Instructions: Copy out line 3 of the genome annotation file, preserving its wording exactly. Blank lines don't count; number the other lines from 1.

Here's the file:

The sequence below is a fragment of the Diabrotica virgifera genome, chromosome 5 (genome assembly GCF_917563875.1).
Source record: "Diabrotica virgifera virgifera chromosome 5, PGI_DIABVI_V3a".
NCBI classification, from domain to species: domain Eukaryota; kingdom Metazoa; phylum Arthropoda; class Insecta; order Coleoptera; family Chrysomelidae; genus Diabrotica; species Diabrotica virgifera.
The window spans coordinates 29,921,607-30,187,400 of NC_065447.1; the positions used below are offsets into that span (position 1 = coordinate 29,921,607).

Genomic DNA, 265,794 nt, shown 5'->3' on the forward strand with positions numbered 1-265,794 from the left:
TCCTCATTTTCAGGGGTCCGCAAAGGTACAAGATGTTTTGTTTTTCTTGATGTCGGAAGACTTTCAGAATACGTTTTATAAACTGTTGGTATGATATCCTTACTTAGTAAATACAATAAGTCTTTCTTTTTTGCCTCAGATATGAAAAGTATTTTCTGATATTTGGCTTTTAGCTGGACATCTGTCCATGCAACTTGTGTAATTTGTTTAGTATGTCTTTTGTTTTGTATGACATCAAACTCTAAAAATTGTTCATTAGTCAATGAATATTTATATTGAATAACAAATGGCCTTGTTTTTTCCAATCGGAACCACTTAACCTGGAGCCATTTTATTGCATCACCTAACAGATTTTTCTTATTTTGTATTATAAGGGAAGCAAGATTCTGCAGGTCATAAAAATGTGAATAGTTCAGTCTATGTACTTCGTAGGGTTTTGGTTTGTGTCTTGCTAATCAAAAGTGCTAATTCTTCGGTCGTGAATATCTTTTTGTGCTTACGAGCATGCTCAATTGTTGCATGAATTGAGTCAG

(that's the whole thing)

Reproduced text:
NCBI classification, from domain to species: domain Eukaryota; kingdom Metazoa; phylum Arthropoda; class Insecta; order Coleoptera; family Chrysomelidae; genus Diabrotica; species Diabrotica virgifera.